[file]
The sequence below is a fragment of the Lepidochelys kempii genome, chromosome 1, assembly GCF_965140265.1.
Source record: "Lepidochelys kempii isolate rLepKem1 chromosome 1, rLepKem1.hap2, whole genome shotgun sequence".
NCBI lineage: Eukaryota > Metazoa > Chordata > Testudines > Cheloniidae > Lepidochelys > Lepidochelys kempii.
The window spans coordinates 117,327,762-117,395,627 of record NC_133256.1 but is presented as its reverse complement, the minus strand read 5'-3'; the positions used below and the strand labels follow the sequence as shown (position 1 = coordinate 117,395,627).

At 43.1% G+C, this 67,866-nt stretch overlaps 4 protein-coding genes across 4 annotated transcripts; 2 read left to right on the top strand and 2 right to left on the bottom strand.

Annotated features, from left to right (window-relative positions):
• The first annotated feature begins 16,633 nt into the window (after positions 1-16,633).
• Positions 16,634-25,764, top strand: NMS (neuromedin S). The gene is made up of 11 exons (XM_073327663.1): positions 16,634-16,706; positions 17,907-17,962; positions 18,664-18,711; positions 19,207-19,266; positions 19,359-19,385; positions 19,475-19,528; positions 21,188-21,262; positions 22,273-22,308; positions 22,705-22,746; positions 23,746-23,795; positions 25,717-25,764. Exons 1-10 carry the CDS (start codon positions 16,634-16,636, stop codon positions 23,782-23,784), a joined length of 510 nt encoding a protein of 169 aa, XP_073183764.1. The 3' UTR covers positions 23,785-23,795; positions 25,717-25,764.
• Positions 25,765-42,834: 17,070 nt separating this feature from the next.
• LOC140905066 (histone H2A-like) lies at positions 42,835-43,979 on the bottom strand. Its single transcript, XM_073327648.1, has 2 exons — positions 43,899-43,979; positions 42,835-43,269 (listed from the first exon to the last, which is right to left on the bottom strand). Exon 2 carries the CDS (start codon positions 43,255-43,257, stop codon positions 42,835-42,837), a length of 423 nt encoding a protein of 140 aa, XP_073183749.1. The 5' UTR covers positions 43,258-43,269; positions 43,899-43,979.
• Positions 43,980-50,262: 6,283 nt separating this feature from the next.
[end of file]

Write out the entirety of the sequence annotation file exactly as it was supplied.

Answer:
The sequence below is a fragment of the Lepidochelys kempii genome, chromosome 1, assembly GCF_965140265.1.
Source record: "Lepidochelys kempii isolate rLepKem1 chromosome 1, rLepKem1.hap2, whole genome shotgun sequence".
NCBI lineage: Eukaryota > Metazoa > Chordata > Testudines > Cheloniidae > Lepidochelys > Lepidochelys kempii.
The window spans coordinates 117,327,762-117,395,627 of record NC_133256.1 but is presented as its reverse complement, the minus strand read 5'-3'; the positions used below and the strand labels follow the sequence as shown (position 1 = coordinate 117,395,627).

At 43.1% G+C, this 67,866-nt stretch overlaps 4 protein-coding genes across 4 annotated transcripts; 2 read left to right on the top strand and 2 right to left on the bottom strand.

Annotated features, from left to right (window-relative positions):
• The first annotated feature begins 16,633 nt into the window (after positions 1-16,633).
• Positions 16,634-25,764, top strand: NMS (neuromedin S). The gene is made up of 11 exons (XM_073327663.1): positions 16,634-16,706; positions 17,907-17,962; positions 18,664-18,711; positions 19,207-19,266; positions 19,359-19,385; positions 19,475-19,528; positions 21,188-21,262; positions 22,273-22,308; positions 22,705-22,746; positions 23,746-23,795; positions 25,717-25,764. Exons 1-10 carry the CDS (start codon positions 16,634-16,636, stop codon positions 23,782-23,784), a joined length of 510 nt encoding a protein of 169 aa, XP_073183764.1. The 3' UTR covers positions 23,785-23,795; positions 25,717-25,764.
• Positions 25,765-42,834: 17,070 nt separating this feature from the next.
• LOC140905066 (histone H2A-like) lies at positions 42,835-43,979 on the bottom strand. Its single transcript, XM_073327648.1, has 2 exons — positions 43,899-43,979; positions 42,835-43,269 (listed from the first exon to the last, which is right to left on the bottom strand). Exon 2 carries the CDS (start codon positions 43,255-43,257, stop codon positions 42,835-42,837), a length of 423 nt encoding a protein of 140 aa, XP_073183749.1. The 5' UTR covers positions 43,258-43,269; positions 43,899-43,979.
• Positions 43,980-50,262: 6,283 nt separating this feature from the next.